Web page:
A total of 225 students are registered to attend Cambridge Christian School (CCS) this fall. Enrollment wise, that’s a “bit of a boom” says Scott Beda, Principal.
Beda is thankful for the increase in enrollment and looks forward to integrating the new families into CCS’s tight-knit community. “There’s a lot of neat stuff going on,” he notes. The school’s ‘Eagle’s Nest’ preschool program will enter its third year in September, and conversations about restarting an after school care program have become more frequent. Academically, there have been good things happening too. Last year was the first year that piano, vocal and violin lessons were offered to students. Going forward, Beda would like to see that tutoring program expand—so that drum and guitar lessons could become an option, too.
Although he’s eager to see new students flourish at CCS, Beda recognizes that difficult circumstances surround the influx of new children set to attend the school next fall. Fourteen of the families registered to enroll come from Temple Baptist Academy, a Christian school in Cambridge that recently closed down.
“We know that our joy is also a moment of hardship for Temple Academy,” says Beda. “We know that there are students who are saying goodbye to teachers and friends that they love.”
Staff will need to bear that in mind next year as they welcome these new students into the school. Creating an inclusive atmosphere will be crucial, Beda points out, particularly in the older grades where friendships have already been cemented and being the new kid can be difficult. “We’re trying to process, right now, that we’re going to have quite a number of students coming from a different school, with a different culture. And so we have to ask: how will we make them feel very welcome? How can we help them to become incorporated into our community and culture?”.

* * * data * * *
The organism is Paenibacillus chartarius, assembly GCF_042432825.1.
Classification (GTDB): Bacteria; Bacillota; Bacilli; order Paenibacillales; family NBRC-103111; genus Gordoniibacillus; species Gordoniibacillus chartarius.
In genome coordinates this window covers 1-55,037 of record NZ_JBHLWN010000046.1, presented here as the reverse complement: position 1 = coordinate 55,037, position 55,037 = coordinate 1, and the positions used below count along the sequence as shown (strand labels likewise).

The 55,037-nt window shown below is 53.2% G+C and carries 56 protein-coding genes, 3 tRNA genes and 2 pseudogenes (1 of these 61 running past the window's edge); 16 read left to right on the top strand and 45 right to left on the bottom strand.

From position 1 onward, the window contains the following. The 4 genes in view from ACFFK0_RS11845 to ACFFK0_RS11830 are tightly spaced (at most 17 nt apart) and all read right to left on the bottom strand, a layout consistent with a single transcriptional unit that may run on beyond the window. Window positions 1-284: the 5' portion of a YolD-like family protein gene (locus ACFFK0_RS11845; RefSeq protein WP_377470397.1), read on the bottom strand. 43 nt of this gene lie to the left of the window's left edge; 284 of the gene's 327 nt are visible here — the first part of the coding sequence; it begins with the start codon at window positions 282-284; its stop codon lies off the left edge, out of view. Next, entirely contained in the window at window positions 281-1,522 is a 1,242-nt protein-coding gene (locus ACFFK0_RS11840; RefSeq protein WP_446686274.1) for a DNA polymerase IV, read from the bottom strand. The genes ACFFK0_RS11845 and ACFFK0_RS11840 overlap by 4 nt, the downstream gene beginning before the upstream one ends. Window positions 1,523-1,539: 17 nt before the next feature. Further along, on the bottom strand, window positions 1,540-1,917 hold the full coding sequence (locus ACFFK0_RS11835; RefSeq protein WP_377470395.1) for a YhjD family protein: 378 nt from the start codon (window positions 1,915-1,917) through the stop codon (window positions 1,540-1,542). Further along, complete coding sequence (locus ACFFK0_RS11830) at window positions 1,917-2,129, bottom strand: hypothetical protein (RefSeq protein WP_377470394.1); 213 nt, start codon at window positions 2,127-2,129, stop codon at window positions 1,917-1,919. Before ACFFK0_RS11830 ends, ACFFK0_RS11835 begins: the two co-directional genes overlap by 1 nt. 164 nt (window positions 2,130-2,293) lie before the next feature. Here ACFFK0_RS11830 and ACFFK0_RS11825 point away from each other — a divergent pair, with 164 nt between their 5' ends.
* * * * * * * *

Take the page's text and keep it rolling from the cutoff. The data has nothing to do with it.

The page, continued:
Ensuring that new parents don’t “get lost in the shuffle” will also be key. If the school is serious about meaningful integration, it will have to go well beyond an annual kick off barbecue, says Beda. He has plans to organize monthly coffee socials—where parents can ask questions and stay informed. And, the school will continue its practice of connecting new families to ambassador families, who have been members of the CCS community for a longer period of time.
Engaging with a new school’s culture is a challenging leap for most parents, but those who choose Christian education are making sound investment, notes Rhonda Kalverda, Advancement Coordinator at CCS. It’s a sentiment that stems from her own experiences. Kalverda received a Christian elementary education and took much of what she learned with her as she went on to attend public high school. Confidence in her identity as a Christian was strengthened during those early years. “Eleven years can make such a big impact on a person’s life,” she says.
That attitude underscores much of the work she does to promote CCS—those efforts have involved revamping the school’s website, redoing the new family package, and organizing professional, well run open houses.
“When you’re doing advancement work, you’re sowing so many seeds and you don’t always know which ones are going to take root,” says Beda. Some of the work that Rhonda did in the October of 2012, didn’t bear fruit until the Spring of 2014, he reflects. “There’s probably moments when you’re working at these kind of jobs where it feels like it’s taking forever, but we have really observed the idea that you plant and you wait, and that it’s the Lord who makes things grow”.